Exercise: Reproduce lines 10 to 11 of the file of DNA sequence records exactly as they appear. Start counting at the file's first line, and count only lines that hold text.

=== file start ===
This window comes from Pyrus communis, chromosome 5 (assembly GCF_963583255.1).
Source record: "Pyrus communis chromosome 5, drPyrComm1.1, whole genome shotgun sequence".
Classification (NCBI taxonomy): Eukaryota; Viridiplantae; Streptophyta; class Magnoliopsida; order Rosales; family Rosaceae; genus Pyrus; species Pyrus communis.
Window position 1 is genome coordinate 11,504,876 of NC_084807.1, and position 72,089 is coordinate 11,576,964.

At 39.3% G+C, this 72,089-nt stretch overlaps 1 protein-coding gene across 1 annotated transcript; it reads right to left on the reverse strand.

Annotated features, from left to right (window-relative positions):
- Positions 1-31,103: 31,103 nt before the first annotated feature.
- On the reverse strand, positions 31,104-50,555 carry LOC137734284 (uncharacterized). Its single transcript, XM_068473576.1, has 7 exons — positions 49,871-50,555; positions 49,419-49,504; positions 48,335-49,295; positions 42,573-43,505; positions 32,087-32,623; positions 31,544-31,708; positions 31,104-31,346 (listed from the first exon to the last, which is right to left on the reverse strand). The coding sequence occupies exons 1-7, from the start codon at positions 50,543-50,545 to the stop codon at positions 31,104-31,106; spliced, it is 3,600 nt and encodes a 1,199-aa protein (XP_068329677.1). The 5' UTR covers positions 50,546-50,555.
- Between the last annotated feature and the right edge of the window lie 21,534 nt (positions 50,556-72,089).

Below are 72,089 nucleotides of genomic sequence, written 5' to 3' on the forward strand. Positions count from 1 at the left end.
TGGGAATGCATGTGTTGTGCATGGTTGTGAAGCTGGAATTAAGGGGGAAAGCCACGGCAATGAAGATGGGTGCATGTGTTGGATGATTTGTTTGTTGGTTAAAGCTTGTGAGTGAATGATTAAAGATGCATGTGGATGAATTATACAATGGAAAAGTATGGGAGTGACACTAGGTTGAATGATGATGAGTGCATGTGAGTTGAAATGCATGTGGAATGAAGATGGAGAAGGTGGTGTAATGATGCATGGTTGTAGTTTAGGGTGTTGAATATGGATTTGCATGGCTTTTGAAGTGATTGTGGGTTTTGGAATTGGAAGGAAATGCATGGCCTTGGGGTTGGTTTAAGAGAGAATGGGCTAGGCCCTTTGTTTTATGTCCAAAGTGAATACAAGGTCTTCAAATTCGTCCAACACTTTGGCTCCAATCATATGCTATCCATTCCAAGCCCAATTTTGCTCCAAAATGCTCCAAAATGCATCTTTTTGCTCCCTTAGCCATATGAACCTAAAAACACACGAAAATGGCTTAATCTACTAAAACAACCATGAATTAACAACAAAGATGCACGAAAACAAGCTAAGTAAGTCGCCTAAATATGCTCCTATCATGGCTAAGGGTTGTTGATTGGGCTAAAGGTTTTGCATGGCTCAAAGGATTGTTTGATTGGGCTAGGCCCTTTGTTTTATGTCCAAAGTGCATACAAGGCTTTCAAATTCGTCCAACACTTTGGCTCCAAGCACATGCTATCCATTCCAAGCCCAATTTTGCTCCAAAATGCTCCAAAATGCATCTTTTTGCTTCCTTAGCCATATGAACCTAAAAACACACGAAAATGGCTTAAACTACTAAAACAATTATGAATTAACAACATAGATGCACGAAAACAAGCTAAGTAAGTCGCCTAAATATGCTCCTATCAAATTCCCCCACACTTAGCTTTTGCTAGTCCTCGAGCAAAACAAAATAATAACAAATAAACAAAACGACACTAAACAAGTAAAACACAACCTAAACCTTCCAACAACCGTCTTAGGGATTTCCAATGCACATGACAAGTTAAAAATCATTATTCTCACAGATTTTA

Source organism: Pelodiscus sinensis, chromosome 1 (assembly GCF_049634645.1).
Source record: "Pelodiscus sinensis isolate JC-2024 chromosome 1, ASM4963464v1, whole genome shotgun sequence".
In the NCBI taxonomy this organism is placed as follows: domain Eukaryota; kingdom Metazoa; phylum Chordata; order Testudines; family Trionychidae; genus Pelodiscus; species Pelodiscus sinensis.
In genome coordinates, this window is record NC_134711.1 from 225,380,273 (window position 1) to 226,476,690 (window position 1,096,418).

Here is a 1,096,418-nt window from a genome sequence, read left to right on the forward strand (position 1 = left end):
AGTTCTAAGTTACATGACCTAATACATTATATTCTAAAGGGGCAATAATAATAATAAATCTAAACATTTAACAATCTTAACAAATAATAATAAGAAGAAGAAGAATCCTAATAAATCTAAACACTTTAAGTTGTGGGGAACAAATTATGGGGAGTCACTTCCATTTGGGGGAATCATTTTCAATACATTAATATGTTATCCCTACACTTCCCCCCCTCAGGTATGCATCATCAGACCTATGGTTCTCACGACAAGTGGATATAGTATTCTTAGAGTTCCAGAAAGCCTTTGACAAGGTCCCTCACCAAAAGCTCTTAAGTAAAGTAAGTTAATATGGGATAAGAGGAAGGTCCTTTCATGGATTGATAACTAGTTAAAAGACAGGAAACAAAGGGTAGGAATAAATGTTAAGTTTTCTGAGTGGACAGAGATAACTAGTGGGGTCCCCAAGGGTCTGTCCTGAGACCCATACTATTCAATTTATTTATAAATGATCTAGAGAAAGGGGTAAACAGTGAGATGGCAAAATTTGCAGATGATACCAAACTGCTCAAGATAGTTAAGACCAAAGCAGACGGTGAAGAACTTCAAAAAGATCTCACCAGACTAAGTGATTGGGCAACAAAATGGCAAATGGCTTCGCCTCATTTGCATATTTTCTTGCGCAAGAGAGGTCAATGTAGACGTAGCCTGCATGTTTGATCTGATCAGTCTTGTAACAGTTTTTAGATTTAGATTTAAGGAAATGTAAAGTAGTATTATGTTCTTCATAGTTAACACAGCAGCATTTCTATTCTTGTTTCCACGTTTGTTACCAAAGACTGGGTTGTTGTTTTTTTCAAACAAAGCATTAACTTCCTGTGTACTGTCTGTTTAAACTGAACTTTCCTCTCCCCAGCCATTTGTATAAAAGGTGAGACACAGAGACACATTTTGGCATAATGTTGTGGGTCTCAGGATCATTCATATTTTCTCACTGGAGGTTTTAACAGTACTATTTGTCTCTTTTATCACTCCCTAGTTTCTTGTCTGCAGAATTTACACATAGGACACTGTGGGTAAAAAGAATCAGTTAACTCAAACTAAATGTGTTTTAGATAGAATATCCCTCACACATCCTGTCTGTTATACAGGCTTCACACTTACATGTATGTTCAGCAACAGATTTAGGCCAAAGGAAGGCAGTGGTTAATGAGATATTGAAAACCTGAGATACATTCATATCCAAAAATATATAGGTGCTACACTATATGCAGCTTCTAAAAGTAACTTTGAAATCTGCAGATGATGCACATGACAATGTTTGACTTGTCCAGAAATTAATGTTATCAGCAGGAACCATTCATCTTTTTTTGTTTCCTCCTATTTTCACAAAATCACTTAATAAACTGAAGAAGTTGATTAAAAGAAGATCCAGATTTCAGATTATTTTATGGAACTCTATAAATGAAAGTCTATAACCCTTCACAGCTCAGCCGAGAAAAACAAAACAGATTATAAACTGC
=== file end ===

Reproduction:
Below are 72,089 nucleotides of genomic sequence, written 5' to 3' on the forward strand. Positions count from 1 at the left end.
TGGGAATGCATGTGTTGTGCATGGTTGTGAAGCTGGAATTAAGGGGGAAAGCCACGGCAATGAAGATGGGTGCATGTGTTGGATGATTTGTTTGTTGGTTAAAGCTTGTGAGTGAATGATTAAAGATGCATGTGGATGAATTATACAATGGAAAAGTATGGGAGTGACACTAGGTTGAATGATGATGAGTGCATGTGAGTTGAAATGCATGTGGAATGAAGATGGAGAAGGTGGTGTAATGATGCATGGTTGTAGTTTAGGGTGTTGAATATGGATTTGCATGGCTTTTGAAGTGATTGTGGGTTTTGGAATTGGAAGGAAATGCATGGCCTTGGGGTTGGTTTAAGAGAGAATGGGCTAGGCCCTTTGTTTTATGTCCAAAGTGAATACAAGGTCTTCAAATTCGTCCAACACTTTGGCTCCAATCATATGCTATCCATTCCAAGCCCAATTTTGCTCCAAAATGCTCCAAAATGCATCTTTTTGCTCCCTTAGCCATATGAACCTAAAAACACACGAAAATGGCTTAATCTACTAAAACAACCATGAATTAACAACAAAGATGCACGAAAACAAGCTAAGTAAGTCGCCTAAATATGCTCCTATCATGGCTAAGGGTTGTTGATTGGGCTAAAGGTTTTGCATGGCTCAAAGGATTGTTTGATTGGGCTAGGCCCTTTGTTTTATGTCCAAAGTGCATACAAGGCTTTCAAATTCGTCCAACACTTTGGCTCCAAGCACATGCTATCCATTCCAAGCCCAATTTTGCTCCAAAATGCTCCAAAATGCATCTTTTTGCTTCCTTAGCCATATGAACCTAAAAACACACGAAAATGGCTTAAACTACTAAAACAATTATGAATTAACAACATAGATGCACGAAAACAAGCTAAGTAAGTCGCCTAAATATGCTCCTATCAAATTCCCCCACACTTAGCTTTTGCTAGTCCTCGAGCAAAACAAAATAATAACAAATAAACAAAACGACACTAAACAAGTAAAACACAACCTAAACCTTCCAACAACCGTCTTAGGGATTTCCAATGCACATGACAAGTTAAAAATCATTATTCTCACAGATTTTA